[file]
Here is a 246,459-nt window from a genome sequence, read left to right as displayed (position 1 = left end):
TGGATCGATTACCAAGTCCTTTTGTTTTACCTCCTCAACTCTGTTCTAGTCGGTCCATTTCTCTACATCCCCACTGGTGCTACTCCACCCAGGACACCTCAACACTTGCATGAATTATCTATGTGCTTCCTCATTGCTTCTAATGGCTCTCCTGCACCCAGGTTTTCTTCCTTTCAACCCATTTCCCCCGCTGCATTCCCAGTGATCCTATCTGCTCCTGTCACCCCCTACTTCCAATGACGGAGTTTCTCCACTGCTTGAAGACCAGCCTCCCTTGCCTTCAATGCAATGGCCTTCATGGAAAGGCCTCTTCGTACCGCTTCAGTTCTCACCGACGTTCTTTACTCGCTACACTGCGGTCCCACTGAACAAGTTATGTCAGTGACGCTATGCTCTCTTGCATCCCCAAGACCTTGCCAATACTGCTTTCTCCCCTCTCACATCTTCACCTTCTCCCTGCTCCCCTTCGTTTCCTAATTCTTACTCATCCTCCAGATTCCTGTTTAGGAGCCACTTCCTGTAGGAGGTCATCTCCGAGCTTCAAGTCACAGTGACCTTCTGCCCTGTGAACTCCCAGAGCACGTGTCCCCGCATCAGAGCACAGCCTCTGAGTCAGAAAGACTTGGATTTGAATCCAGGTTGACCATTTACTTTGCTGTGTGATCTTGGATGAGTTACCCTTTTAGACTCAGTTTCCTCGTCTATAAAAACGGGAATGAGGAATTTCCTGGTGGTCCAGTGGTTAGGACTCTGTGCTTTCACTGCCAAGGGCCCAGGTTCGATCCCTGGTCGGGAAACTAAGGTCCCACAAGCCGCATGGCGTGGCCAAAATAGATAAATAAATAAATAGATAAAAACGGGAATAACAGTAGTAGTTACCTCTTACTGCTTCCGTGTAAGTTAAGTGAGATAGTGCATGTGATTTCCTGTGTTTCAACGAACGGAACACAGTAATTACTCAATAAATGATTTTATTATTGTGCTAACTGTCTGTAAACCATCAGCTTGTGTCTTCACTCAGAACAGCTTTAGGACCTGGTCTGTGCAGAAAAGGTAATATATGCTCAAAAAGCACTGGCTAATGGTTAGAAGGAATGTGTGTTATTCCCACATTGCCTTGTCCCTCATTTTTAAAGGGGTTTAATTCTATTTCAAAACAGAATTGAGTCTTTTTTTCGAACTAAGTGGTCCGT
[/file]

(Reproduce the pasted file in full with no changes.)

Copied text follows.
Here is a 246,459-nt window from a genome sequence, read left to right as displayed (position 1 = left end):
TGGATCGATTACCAAGTCCTTTTGTTTTACCTCCTCAACTCTGTTCTAGTCGGTCCATTTCTCTACATCCCCACTGGTGCTACTCCACCCAGGACACCTCAACACTTGCATGAATTATCTATGTGCTTCCTCATTGCTTCTAATGGCTCTCCTGCACCCAGGTTTTCTTCCTTTCAACCCATTTCCCCCGCTGCATTCCCAGTGATCCTATCTGCTCCTGTCACCCCCTACTTCCAATGACGGAGTTTCTCCACTGCTTGAAGACCAGCCTCCCTTGCCTTCAATGCAATGGCCTTCATGGAAAGGCCTCTTCGTACCGCTTCAGTTCTCACCGACGTTCTTTACTCGCTACACTGCGGTCCCACTGAACAAGTTATGTCAGTGACGCTATGCTCTCTTGCATCCCCAAGACCTTGCCAATACTGCTTTCTCCCCTCTCACATCTTCACCTTCTCCCTGCTCCCCTTCGTTTCCTAATTCTTACTCATCCTCCAGATTCCTGTTTAGGAGCCACTTCCTGTAGGAGGTCATCTCCGAGCTTCAAGTCACAGTGACCTTCTGCCCTGTGAACTCCCAGAGCACGTGTCCCCGCATCAGAGCACAGCCTCTGAGTCAGAAAGACTTGGATTTGAATCCAGGTTGACCATTTACTTTGCTGTGTGATCTTGGATGAGTTACCCTTTTAGACTCAGTTTCCTCGTCTATAAAAACGGGAATGAGGAATTTCCTGGTGGTCCAGTGGTTAGGACTCTGTGCTTTCACTGCCAAGGGCCCAGGTTCGATCCCTGGTCGGGAAACTAAGGTCCCACAAGCCGCATGGCGTGGCCAAAATAGATAAATAAATAAATAGATAAAAACGGGAATAACAGTAGTAGTTACCTCTTACTGCTTCCGTGTAAGTTAAGTGAGATAGTGCATGTGATTTCCTGTGTTTCAACGAACGGAACACAGTAATTACTCAATAAATGATTTTATTATTGTGCTAACTGTCTGTAAACCATCAGCTTGTGTCTTCACTCAGAACAGCTTTAGGACCTGGTCTGTGCAGAAAAGGTAATATATGCTCAAAAAGCACTGGCTAATGGTTAGAAGGAATGTGTGTTATTCCCACATTGCCTTGTCCCTCATTTTTAAAGGGGTTTAATTCTATTTCAAAACAGAATTGAGTCTTTTTTTCGAACTAAGTGGTCCGT